The world is once again being treated to yet another round in the Israeli-Palestinian “peace process” charade.
The “usual suspects” are posturing, pronouncements are being made, speeches are being given, and hints and rumours about a supposed “toughening” in the US government’s approach to Israel are filtering out from the press. We are supposed to think that something different is about to happen, and that, as the old American folk song had it, “The times, they are a-changing.” It is all nonsense. The whole exercise strikes me as what the old Soviet Army used to call a maskirovka, sort of a complex strategic masquerade on steroids, with rehearsed actors playing their scripted roles before a fully aware and involved audience, and that includes the head of the American NSC and his “leaked” memos. There may be some blunter words said to Netanyahu than he (or other Israeli prime ministers) has heard in a while, but it isn’t unprecedented.
Former President Reagan was very pro-Israeli, but he got so incensed at Israel’s 1982 invasion of Lebanon that he reportedly yelled at then-Israeli Prime Minister Begin and deployed Marines with naval support to block them around Beirut. And regardless of how the intervention ended, there were occasions when US Marines and Israeli troops came right up to the edge of a full-scale fire-fight, and I was assured at the time by several Marine officers who were there that they were fully prepared to slug it out with the IDF if that was required, and the 6th Fleet had standing orders to go to the mat in their support if that happened - a far cry from 1967, when it had stood back in the face of the deliberate Israeli air and naval attack on the USS Liberty that killed or wounded more than 200 American sailors and Marines.
Today that would never happen, of course, or the US Navy & Marine Corps would have punched a hole through the Israeli blockade on Gaza and ended their assault on it a few months ago. They didn’t, and President Obama wouldn’t have sent them in, either — most of the rest of the world has been outraged by the brutal Israeli action that killed over 1400 Palestinians and wounded thousands more, the majority of them women and children, but all Obama does is talk about America’s undying commitment to the security of “our staunch ally Israel,” while the US Congress declaims its support of “poor, brave little Israel” (sic) and continues to vote billions of dollars in assistance to it. What is going to happen is that stories will leak about “full & frank” discussions between Obama & Netanyahu, and then after hemming and hawing for a while, Netanyahu will grudgingly agree to negotiations leading towards a two-state solution, he will be praised as a “man of peace” (just like Ariel Sharon, right?), and that pot will just keep boiling and boiling until both Obama and Netanyahu go away.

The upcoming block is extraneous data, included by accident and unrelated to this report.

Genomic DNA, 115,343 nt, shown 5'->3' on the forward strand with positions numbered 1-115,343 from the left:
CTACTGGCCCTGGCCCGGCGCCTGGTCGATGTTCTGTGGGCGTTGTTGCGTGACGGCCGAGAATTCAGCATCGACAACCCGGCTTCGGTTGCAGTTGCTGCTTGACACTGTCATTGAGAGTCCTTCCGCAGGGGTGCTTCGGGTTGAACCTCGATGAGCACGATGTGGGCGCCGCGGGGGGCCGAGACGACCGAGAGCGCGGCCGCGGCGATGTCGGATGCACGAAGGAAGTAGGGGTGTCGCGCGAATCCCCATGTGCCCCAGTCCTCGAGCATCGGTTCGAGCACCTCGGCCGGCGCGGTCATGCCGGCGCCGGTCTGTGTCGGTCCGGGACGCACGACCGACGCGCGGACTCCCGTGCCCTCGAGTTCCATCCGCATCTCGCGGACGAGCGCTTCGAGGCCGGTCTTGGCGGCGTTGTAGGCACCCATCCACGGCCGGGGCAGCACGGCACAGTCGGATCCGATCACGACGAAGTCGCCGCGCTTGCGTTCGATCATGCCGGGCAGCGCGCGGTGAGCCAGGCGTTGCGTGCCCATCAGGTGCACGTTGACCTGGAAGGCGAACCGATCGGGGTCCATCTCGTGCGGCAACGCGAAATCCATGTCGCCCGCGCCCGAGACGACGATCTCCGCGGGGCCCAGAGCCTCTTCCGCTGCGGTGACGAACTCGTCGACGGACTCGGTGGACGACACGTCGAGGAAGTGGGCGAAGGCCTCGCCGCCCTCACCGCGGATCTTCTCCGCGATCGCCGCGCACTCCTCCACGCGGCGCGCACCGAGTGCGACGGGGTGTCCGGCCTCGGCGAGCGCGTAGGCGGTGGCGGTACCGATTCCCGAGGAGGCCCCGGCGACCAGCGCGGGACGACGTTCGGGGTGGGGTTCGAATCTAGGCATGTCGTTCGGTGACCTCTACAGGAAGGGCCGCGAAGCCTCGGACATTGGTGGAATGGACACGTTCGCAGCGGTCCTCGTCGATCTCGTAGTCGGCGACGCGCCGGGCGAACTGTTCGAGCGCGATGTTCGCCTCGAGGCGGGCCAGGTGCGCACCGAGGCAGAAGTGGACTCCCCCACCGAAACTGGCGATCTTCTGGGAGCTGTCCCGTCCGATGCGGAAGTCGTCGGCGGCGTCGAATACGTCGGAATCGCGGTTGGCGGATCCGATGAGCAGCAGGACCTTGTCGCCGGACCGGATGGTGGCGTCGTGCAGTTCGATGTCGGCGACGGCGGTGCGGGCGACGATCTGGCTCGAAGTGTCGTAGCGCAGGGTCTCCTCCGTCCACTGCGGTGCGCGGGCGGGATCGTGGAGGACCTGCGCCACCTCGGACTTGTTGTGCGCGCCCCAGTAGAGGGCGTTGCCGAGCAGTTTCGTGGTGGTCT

Besides, the two-state solution is a dead-in-the-water derelict, and given the Israeli attitude, probably always was. For it to be viable, three things would absolutely have to happen. First, all Israeli settlements would have to be withdrawn from the West Bank and Palestinian refugees allowed to return without Israeli interference. That isn’t going to happen. Second, a viable Palestinian state would have to be sufficiently well armed to make the Israelis think 10 times before doing a Gaza strike in either part. And last, a viable Palestinian state would need armed guarantees from other nations.
Looking beyond the two-state political zombie requires one to look at the key players. Aside from their impoverishment, geographical separation and vulnerability, about the only cards the Palestinians hold are a willingness to persevere and a comparable willingness to die. The misbegotten Palestinian Authority (PA) is so useless, and its top leaders — Arafat as well as Abbas — have been so bad, that I cannot decide if it and they are creations of Mossad, or simply tolerated to ensure that nothing much better will come along.
Hamas is better for Palestinians, of course, which is why it won the election a few years ago, and it is for that reason more than any other that the Jewish lobbies in the US and elsewhere have made its presence in negotiations all but unthinkable.
Israel itself is a fascinating case study in the principle that people often acquire the worst habits of their oppressors, for the dominant Israeli attitude — views Arabs generally and Palestinians in particular much the way their last oppressors viewed Jews.
There is only one possible fly in this ointment, from the Israeli perspective, and it is the only one that anyone wishing to unravel this Gordian knot can exploit: American public opinion. At present, a large majority of Americans support Israel, having been fed a steady diet for decades of Israeli “victimisation” in the face of Arab “barbarism.” But that support is, as the saying goes in America, “a mile wide and an inch deep,” and AIPAC and company know this, which is why they work so hard to filter what most Americans see, hear and read about the Middle East. But it is a filter that is starting to weaken — a difference that is reflected in growing criticism of Israel and of US support for it. Disrupt this pro-Israel filter, make historical events like the Israeli assault on the USS Liberty and the IDF’s murder of a young American woman named Rachel Corrie household words in the US, bring images of ravaged Gaza into American homes, and watch the world start to change — because it can. And the technology is there to do this.
Alan Sabrosky (Ph.D, University of Michigan) is a ten-year US Marine Corps veteran and a graduate of the US Army War College. He can be contacted at